Rose O' The River
1. The Pine And The Rose
It was not long after sunrise, and Stephen Waterman, fresh from his dip in the river, had
scrambled up the hillside from the hut in the alder-bushes where he had made his
An early ablution of this sort was not the custom of the farmers along the banks of the
Saco, but the Waterman house was hardly a stone's throw from the water, and there was a
clear, deep swimming-hole in the Willow Cove that would have tempted the busiest man,
or the least cleanly, in York County. Then, too, Stephen was a child of the river, born,
reared, schooled on its very brink, never happy unless he were on it, or in it, or beside it,
or at least within sight or sound of it.
The immensity of the sea had always silenced and overawed him, left him cold in feeling.
The river wooed him, caressed him, won his heart. It was just big enough to love. It was
full of charms and changes, of varying moods and sudden surprises. Its voice stole in
upon his ear with a melody far sweeter and more subtle than the boom of the ocean. Yet
it was not without strength, and when it was swollen with the freshets of the spring and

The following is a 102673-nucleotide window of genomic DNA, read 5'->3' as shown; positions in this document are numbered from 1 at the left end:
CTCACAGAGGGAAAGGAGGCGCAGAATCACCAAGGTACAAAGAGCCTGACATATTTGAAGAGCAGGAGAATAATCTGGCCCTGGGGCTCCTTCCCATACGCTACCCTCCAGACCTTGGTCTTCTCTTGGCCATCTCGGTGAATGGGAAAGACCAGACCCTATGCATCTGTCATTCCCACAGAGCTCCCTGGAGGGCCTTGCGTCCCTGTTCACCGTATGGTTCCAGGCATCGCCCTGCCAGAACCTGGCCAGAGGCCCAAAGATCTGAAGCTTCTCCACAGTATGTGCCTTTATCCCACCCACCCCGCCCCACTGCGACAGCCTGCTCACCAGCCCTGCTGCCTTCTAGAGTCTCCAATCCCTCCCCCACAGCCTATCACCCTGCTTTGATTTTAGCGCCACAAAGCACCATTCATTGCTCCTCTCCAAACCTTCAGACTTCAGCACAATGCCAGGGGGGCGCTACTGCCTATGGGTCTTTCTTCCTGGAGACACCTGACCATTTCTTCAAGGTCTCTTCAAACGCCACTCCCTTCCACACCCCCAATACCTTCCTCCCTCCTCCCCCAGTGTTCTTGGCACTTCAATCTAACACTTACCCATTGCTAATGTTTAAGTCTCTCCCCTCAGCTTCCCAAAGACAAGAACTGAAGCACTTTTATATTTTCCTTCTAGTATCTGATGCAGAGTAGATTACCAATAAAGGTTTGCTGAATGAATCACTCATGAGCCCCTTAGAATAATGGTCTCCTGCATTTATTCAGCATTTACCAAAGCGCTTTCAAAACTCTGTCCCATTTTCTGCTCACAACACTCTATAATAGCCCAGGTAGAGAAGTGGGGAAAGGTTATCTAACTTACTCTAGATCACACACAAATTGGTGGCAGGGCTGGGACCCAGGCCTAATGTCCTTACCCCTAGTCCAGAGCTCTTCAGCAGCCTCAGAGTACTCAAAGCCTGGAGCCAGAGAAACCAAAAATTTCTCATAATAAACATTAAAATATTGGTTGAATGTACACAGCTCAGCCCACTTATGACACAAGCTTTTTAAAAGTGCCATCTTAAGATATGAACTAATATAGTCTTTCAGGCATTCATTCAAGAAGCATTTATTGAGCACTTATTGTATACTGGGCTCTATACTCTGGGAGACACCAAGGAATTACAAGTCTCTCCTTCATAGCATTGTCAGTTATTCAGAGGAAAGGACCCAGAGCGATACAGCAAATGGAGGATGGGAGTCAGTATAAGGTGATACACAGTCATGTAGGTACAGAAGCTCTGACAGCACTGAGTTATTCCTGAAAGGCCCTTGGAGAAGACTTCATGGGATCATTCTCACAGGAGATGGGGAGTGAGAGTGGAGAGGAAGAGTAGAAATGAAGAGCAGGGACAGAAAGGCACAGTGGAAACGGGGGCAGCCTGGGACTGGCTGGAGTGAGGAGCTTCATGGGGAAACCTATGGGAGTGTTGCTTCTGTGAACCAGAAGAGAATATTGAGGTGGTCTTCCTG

brimming with the bounty of its sister streams, it could dash and roar, boom and crash,
with the best of them.
Stephen stood on the side porch, drinking in the glory of the sunrise, with the Saco
winding like a silver ribbon through the sweet loveliness of the summer landscape.
And the river rolled on toward the sea, singing its morning song, creating and nourishing
beauty at every step of its onward path. Cradled in the heart of a great mountain-range, it
pursued its gleaming way, here lying silent in glassy lakes, there rushing into tinkling
little falls, foaming great falls, and thundering cataracts. Scores of bridges spanned its
width, but no steamers flurried its crystal depths. Here and there a rough little rowboat,
tethered to a willow, rocked to and fro in some quiet bend of the shore. Here the silver
gleam of a rising perch, chub, or trout caught the eye; there a pickerel lay rigid in the
clear water, a fish carved in stone: here eels coiled in the muddy bottom of some pool;
and there, under the deep shadows of the rocks, lay fat, sleepy bass, old, and incredibly
wise, quite untempted by, and wholly superior to, the rural fisherman's worm.
The river lapped the shores of peaceful meadows; it flowed along banks green with
maple, beech, sycamore, and birch; it fell tempestuously over dams and fought its way
between rocky cliffs crowned with stately firs. It rolled past forests of pine and hemlock
and spruce, now gentle, now terrible; for there is said to be an Indian curse upon the
Saco, whereby, with every great sun, the child of a paleface shall be drawn into its cruel
depths. Lashed into fury by the stony reefs that impeded its progress, the river looked